Guardians of the Clean Water Act
by Transect Team, on Aug 19, 2021
Apparently deciding what counts as WOTUS is harder than finding an infinity stone.
The definition of waters of the U.S (WOTUS) is changing again, and maybe the fourth time's the charm?
On January 21, 2021 President Biden signed Executive Order 13990, which directed the Environmental Protection Agency (EPA) and the U.S. Army Corps of Engineers (USACE) to review all federal regulations passed during the previous administration in accordance with his national goals around environment, health, and safety. A key focus of this review was the definition of “waters of the U.S.” (WOTUS), which are waterways and wetlands that meet certain requirements to warrant protection under the Clean Water Act.
The Biden administration is not the first to attempt to challenge the historic interpretation of which water bodies are covered by the Clean Water Act. Let’s review, shall we?
Regulations defining WOTUS were established with the passing of the Clean Water Act in 1972 and would not change for the next 40 years. Several Supreme Court cases attempted to offer clarity to the definition of WOTUS, though, in practice, there was still ambiguity. Many bodies of water remained unregulated. Then in 2015, the Obama administration established the Clean Water Rule, which granted categorical protection for bodies of water that had not historically received protection under the Clean Water Act. The rule did not so much change the definition of WOTUS, rather, it reduced the number of “case by case” WOTUS determinations by categorically determining certain water bodies as WOTUS. The rule also expanded the definition of “adjacent” waters, looping in many previously isolated water bodies as WOTUS.
Last year, in response to Obama’s Clean Water Rule, the Trump administration passed the Navigable Waters Protection Act (NWPA), which, for the first time in history, excluded ephemeral waters from the definition of WOTUS and therefore protection under the Clean Water Act. This rule particularly impacted arid states like New Mexico and Arizona where the 25 percentage point reduction in regulated waters left almost every one of their 1,500 streams unprotected.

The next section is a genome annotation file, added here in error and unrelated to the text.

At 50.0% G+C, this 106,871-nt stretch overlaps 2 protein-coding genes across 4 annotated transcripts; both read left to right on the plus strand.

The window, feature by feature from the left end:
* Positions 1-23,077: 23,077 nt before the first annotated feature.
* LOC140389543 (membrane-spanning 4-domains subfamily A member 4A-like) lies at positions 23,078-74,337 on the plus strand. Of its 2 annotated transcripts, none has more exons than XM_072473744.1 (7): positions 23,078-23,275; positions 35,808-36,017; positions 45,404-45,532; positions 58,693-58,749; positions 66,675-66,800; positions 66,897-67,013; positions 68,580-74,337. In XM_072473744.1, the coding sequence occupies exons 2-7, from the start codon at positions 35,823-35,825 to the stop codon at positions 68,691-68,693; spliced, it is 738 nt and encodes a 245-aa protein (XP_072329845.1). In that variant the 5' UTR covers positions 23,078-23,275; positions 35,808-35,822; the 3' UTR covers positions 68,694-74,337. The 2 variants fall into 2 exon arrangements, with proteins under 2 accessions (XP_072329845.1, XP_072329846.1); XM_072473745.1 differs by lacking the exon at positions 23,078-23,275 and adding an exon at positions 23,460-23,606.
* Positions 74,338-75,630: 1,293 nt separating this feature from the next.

So here we are, back to the Biden administration. Earlier this month, the USACE announced that a revised rule making that will include the following:
- A foundational rule to restore longstanding protections that were in place prior to 2015 and,
- A second rule to further refine and build upon the regulatory foundation, stating the administration is "committed to learning from the past regulatory approaches—the pre-2015 regulations and guidance, the 2015 Clean Water Rule, and the 2020 Navigable Waters Protection Rule— while engaging with stakeholders and crafting a refined definition of ‘‘waters of the United States.’’”
Maybe the Biden administration can finally craft a waters protection rule that adequately protects our nation’s waters within the intent of the original Clean Water Act while simultaneously appeasing the various public and private stakeholders that will invariably be a thorn in his side during this process. But considering the key role that an abundant clean water supply will play as our world fights the effects of an ever-warming climate, it is more important than ever to get this rule right.
The public meetings are being held during web conferences throughout August 2021. Additional conferences may occur in September 2021 if needed. Public feedback via open docket or participation is welcomed to aid the rule making process. To submit feedback, visit the EPA website. Participation at the meetings will be held on a first come, first serve basis.